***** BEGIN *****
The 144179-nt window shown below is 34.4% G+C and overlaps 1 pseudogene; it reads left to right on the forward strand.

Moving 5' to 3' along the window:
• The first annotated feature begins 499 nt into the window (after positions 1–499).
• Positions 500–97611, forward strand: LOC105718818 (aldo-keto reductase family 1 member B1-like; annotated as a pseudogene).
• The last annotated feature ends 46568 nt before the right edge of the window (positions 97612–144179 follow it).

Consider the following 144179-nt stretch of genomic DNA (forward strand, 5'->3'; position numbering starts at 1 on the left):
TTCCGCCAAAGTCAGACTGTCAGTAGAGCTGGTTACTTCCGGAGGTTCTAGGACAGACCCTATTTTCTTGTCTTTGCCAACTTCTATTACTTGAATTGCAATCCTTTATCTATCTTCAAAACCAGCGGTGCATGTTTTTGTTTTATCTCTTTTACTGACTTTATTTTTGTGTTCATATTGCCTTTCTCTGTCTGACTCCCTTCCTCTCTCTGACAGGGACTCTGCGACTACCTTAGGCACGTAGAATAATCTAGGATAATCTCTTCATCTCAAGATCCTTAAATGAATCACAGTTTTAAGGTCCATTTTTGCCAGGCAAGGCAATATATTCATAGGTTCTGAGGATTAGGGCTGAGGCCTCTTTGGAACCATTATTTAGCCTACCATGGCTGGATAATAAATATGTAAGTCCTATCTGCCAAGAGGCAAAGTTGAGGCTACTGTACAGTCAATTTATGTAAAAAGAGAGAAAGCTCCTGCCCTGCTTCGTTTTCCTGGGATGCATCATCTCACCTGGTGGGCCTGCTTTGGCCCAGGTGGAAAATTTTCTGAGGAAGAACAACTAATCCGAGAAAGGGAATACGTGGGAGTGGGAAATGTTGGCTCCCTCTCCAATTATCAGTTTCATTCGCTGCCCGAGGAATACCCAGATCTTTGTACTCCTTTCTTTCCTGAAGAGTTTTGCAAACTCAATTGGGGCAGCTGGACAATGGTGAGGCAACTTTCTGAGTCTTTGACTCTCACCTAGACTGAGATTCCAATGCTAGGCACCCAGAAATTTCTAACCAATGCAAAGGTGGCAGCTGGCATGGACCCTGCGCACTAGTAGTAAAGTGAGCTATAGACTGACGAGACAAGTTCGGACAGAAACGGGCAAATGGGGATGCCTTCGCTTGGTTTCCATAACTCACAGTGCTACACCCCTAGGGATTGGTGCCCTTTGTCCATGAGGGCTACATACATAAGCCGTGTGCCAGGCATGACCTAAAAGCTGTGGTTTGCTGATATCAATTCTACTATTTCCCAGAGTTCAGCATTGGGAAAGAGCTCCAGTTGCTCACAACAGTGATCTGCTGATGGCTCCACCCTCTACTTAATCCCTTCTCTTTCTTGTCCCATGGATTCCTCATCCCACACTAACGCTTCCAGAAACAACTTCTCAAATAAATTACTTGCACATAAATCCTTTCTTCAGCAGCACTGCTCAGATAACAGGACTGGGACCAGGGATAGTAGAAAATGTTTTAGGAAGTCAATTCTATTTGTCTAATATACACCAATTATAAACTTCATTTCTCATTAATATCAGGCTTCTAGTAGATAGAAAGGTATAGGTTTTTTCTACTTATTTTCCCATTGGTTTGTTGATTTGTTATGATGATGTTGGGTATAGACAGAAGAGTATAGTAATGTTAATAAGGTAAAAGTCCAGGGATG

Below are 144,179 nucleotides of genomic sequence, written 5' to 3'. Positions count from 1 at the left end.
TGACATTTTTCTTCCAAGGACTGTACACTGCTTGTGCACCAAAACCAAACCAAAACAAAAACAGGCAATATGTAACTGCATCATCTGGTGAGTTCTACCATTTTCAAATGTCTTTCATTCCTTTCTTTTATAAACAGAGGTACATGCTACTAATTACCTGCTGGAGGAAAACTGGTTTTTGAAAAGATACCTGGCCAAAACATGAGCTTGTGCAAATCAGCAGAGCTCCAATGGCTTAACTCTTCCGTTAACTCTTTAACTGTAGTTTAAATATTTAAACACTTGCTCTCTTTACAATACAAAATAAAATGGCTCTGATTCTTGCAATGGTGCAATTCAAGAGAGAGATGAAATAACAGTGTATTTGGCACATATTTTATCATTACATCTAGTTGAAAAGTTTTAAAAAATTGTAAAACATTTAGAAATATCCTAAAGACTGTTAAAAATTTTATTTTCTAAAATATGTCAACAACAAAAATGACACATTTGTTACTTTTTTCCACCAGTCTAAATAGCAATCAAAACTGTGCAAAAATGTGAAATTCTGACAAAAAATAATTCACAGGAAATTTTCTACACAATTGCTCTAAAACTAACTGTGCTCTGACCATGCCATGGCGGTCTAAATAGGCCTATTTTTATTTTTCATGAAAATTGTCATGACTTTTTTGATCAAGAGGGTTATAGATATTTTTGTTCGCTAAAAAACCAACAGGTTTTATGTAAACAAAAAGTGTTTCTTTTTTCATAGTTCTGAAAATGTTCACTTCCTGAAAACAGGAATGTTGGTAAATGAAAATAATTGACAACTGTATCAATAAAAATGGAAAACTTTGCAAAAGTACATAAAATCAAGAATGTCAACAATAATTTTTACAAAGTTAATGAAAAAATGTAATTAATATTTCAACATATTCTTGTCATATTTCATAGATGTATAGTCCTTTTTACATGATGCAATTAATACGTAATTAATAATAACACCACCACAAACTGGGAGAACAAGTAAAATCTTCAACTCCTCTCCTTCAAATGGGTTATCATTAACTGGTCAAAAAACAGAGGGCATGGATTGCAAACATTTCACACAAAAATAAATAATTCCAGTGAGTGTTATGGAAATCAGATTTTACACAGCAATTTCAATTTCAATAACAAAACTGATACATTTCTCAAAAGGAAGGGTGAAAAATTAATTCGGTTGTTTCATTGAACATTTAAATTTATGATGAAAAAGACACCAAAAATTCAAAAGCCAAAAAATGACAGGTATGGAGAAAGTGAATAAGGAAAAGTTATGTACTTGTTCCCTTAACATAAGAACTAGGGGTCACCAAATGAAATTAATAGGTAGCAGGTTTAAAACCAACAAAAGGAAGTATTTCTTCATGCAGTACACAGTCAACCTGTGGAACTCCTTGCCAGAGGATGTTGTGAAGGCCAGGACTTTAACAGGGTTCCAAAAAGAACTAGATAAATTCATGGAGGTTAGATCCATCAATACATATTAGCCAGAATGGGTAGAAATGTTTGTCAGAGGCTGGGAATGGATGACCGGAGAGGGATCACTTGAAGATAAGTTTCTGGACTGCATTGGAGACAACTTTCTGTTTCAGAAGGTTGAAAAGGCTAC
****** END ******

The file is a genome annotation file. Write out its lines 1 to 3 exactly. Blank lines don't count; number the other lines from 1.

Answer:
The 144179-nt window shown below is 34.4% G+C and overlaps 1 pseudogene; it reads left to right on the forward strand.

Moving 5' to 3' along the window:
• The first annotated feature begins 499 nt into the window (after positions 1–499).